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Why Police Hate Illegal Window Tint

Why Police Hate Illegal Window Tint

Installing window tint on your vehicle not only enhances its appearance but can noticeably reduce the inside temperature during the summer months. A word of caution if you opt to install the darker window film products, you may discover the police may have an issue with it, and here’s why.

Compromised Safety

Vehicles with windows tinted darker than regulations permit can pose a tremendous safety risk for police officers when they approach the vehicle at a roadblock as their visibility into the vehicle is greatly reduced. Not only is the officer unable to see what drivers or passengers are doing, they can’t make eye contact with individuals inside the vehicle. Excessively dark windows can conceal illegal activity, which puts officers on high alert when approaching.

Reduced Visibility

Excessively dark windows on a vehicle can compromise the driver’s ability to identify and respond appropriately to road conditions and obstacles. In fact, the combination of overly darkened windows, poor weather and night-time often creates a hazardous situation. Excessively dark windows prevent vital eye-contact communication between a driver and a pedestrian crossing the street, as well as inhibiting the driver’s ability to interpret images in their side-mirrors. As of 2016, Ontario is overhauling its window tinting legislation because of the high number of pedestrian and cyclist fatalities related to obstructed vision of a driver due to their vehicles excessively dark window tinting. The CBC has the full story.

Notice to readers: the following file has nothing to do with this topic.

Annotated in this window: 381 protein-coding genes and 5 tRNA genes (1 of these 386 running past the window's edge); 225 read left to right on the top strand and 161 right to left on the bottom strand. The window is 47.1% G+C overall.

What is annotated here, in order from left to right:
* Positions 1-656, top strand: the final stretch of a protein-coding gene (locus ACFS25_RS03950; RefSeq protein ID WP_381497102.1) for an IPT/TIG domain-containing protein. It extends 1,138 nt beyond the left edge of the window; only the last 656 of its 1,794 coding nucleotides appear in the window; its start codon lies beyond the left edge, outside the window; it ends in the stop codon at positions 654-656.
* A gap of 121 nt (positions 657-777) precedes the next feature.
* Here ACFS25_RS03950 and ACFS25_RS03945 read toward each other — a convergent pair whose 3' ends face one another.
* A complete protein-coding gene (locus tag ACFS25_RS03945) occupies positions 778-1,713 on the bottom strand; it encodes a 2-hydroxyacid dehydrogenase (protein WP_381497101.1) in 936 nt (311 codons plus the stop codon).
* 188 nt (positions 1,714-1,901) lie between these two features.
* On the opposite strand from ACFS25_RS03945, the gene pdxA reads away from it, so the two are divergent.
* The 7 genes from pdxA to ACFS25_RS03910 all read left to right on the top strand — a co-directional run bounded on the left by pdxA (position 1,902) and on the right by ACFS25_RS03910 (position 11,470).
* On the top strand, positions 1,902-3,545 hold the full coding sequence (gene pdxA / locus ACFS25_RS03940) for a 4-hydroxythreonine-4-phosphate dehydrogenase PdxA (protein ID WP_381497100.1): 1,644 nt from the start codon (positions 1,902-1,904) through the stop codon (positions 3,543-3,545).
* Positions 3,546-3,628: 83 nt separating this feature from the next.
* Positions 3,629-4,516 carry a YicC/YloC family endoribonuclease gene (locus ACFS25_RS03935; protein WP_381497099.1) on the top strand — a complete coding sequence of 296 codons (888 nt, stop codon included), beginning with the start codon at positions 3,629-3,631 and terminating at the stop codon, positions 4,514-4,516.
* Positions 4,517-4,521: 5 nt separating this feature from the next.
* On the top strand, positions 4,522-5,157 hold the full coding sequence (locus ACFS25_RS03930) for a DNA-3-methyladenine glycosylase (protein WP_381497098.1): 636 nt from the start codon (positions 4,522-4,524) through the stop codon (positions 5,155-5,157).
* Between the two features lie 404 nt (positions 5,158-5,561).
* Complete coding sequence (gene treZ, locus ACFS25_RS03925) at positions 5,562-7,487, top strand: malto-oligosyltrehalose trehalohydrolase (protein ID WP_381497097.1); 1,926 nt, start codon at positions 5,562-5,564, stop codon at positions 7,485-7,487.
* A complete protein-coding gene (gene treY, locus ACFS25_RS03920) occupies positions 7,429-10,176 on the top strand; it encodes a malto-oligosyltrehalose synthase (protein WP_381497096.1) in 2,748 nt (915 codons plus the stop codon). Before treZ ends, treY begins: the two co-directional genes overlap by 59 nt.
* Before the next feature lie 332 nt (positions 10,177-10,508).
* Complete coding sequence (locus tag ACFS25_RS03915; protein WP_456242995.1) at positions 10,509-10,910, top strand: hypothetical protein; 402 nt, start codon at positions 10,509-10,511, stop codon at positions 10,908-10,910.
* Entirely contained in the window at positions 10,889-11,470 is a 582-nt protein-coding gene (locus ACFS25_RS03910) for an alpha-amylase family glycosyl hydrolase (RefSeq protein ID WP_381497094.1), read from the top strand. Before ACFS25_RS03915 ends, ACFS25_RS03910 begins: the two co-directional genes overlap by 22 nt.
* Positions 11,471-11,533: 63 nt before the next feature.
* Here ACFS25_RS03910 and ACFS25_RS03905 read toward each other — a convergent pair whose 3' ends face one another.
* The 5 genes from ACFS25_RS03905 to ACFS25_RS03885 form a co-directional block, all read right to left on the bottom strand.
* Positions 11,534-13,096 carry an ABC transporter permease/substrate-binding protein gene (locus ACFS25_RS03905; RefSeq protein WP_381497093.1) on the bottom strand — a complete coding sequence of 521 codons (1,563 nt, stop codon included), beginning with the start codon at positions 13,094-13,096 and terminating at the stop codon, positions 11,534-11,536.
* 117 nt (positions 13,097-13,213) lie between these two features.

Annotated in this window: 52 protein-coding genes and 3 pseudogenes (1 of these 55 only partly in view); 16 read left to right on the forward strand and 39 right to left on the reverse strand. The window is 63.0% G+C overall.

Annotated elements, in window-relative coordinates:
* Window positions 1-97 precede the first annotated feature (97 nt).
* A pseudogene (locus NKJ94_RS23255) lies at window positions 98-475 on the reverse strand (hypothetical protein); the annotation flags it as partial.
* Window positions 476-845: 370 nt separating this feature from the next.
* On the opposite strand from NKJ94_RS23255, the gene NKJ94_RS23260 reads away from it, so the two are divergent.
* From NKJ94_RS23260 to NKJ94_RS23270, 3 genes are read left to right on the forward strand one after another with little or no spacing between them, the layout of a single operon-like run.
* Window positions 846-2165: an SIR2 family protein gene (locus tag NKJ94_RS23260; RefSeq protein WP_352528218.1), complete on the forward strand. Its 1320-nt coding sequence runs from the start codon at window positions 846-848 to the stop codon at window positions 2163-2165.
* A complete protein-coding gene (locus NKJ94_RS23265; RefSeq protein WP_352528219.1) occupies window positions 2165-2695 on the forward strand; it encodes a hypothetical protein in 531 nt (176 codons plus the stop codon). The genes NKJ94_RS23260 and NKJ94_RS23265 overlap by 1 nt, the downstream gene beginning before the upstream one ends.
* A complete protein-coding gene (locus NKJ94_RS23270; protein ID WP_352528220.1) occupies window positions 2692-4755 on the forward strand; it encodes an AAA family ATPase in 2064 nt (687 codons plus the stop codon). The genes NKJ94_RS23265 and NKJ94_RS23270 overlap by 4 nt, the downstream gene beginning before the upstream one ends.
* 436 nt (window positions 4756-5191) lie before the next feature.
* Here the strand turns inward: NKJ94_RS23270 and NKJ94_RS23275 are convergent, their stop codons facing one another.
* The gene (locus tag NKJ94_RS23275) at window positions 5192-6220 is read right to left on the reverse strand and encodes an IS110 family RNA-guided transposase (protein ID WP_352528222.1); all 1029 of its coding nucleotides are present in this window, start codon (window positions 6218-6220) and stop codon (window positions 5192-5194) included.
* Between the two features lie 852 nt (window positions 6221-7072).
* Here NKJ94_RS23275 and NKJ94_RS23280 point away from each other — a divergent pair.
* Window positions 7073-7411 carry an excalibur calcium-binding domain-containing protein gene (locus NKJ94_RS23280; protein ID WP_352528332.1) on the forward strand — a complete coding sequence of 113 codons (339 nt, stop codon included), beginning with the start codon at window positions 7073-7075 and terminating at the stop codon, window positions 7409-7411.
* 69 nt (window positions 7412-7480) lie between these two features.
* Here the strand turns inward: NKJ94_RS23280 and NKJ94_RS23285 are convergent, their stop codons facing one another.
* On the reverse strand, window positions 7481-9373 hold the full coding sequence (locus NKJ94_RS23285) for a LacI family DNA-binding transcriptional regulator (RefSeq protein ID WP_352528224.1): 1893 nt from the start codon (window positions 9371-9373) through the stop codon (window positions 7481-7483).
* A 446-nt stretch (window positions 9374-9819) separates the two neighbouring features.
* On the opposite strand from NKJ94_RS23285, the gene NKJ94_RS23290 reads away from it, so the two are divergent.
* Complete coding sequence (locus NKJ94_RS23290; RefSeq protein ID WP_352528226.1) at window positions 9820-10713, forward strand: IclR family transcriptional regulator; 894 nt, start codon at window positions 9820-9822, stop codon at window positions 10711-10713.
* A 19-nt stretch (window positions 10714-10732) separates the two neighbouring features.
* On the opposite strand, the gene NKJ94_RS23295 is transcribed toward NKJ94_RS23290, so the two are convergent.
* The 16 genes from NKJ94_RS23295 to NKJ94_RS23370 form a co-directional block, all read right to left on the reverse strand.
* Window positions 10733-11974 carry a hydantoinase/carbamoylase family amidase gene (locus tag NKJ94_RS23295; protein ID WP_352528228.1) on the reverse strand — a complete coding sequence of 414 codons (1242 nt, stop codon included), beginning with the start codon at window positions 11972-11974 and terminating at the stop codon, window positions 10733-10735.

Monitoring Seat Belt and Phone Usage

All provinces have laws related to seat belt usage and the drivers use of a mobile device. When a vehicle’s windows have been tinted too dark, it makes it much more difficult for law enforcement officers to confirm if drivers and passengers are in compliance. Having dark window film on a vehicle prevents the officer from identifying non-seat belt wearers from a distance, they must now take extra steps to pull vehicles over to confirm their suspicions.

How Dark is too Dark?

There is no one size fits all regulation as to what degree of tinting is allowed on a vehicle. For individuals who travel from province to province with their vehicles, this can pose a problem. For example, Nova Scotia only allows the small strip of rear tinting from the manufacturer-nothing after market, while Quebec gives tinting the nod, as long as up to 70% of the light gets through. B.C. has a ban on front window tinting. FindLaw Canada has all the details.

A general rule is that law enforcement officers must have a clear line of vision through both front windows of a vehicle at all times.

The only time darker tint products are allowed, is when drivers or passengers have health conditions aggravated by excessive sun exposure. In this case, a recent doctor’s note must be produced to law enforcement if requested.

Before you tint your vehicles windows, make sure you consult with your local tint shop as they will direct you to the right product best suited for you.

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